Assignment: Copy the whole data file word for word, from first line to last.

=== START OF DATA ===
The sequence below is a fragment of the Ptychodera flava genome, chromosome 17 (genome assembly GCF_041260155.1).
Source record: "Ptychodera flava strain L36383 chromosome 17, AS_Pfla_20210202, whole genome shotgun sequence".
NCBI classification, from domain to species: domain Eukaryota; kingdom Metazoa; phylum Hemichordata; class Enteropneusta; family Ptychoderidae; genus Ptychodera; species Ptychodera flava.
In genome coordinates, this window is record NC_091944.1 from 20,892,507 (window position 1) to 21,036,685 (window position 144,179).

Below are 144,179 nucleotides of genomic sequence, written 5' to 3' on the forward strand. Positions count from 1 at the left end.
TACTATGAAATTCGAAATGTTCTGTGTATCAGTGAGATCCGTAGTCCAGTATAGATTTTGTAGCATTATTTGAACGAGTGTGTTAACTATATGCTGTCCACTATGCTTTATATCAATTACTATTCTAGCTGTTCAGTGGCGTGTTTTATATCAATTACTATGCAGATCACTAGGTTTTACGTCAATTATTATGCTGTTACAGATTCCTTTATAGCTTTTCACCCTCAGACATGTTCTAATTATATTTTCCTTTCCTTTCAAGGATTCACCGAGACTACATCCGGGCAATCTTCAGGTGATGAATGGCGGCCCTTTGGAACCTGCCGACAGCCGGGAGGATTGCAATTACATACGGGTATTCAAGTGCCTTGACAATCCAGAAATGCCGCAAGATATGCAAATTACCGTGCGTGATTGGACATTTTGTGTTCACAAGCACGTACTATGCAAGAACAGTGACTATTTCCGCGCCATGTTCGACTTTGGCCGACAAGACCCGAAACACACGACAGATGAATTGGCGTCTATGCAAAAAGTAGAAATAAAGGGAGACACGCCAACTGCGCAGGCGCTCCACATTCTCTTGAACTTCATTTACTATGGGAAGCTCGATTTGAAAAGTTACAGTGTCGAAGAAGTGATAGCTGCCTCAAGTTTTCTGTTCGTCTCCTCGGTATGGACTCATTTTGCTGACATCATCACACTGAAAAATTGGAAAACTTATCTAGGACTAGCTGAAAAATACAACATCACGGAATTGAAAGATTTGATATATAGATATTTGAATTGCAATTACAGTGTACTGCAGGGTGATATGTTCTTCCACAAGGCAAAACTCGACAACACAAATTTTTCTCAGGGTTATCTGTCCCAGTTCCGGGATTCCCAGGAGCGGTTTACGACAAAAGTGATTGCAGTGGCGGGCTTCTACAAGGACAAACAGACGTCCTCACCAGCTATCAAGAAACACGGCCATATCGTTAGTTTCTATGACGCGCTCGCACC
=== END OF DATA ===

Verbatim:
The sequence below is a fragment of the Ptychodera flava genome, chromosome 17 (genome assembly GCF_041260155.1).
Source record: "Ptychodera flava strain L36383 chromosome 17, AS_Pfla_20210202, whole genome shotgun sequence".
NCBI classification, from domain to species: domain Eukaryota; kingdom Metazoa; phylum Hemichordata; class Enteropneusta; family Ptychoderidae; genus Ptychodera; species Ptychodera flava.
In genome coordinates, this window is record NC_091944.1 from 20,892,507 (window position 1) to 21,036,685 (window position 144,179).

Below are 144,179 nucleotides of genomic sequence, written 5' to 3' on the forward strand. Positions count from 1 at the left end.
TACTATGAAATTCGAAATGTTCTGTGTATCAGTGAGATCCGTAGTCCAGTATAGATTTTGTAGCATTATTTGAACGAGTGTGTTAACTATATGCTGTCCACTATGCTTTATATCAATTACTATTCTAGCTGTTCAGTGGCGTGTTTTATATCAATTACTATGCAGATCACTAGGTTTTACGTCAATTATTATGCTGTTACAGATTCCTTTATAGCTTTTCACCCTCAGACATGTTCTAATTATATTTTCCTTTCCTTTCAAGGATTCACCGAGACTACATCCGGGCAATCTTCAGGTGATGAATGGCGGCCCTTTGGAACCTGCCGACAGCCGGGAGGATTGCAATTACATACGGGTATTCAAGTGCCTTGACAATCCAGAAATGCCGCAAGATATGCAAATTACCGTGCGTGATTGGACATTTTGTGTTCACAAGCACGTACTATGCAAGAACAGTGACTATTTCCGCGCCATGTTCGACTTTGGCCGACAAGACCCGAAACACACGACAGATGAATTGGCGTCTATGCAAAAAGTAGAAATAAAGGGAGACACGCCAACTGCGCAGGCGCTCCACATTCTCTTGAACTTCATTTACTATGGGAAGCTCGATTTGAAAAGTTACAGTGTCGAAGAAGTGATAGCTGCCTCAAGTTTTCTGTTCGTCTCCTCGGTATGGACTCATTTTGCTGACATCATCACACTGAAAAATTGGAAAACTTATCTAGGACTAGCTGAAAAATACAACATCACGGAATTGAAAGATTTGATATATAGATATTTGAATTGCAATTACAGTGTACTGCAGGGTGATATGTTCTTCCACAAGGCAAAACTCGACAACACAAATTTTTCTCAGGGTTATCTGTCCCAGTTCCGGGATTCCCAGGAGCGGTTTACGACAAAAGTGATTGCAGTGGCGGGCTTCTACAAGGACAAACAGACGTCCTCACCAGCTATCAAGAAACACGGCCATATCGTTAGTTTCTATGACGCGCTCGCACC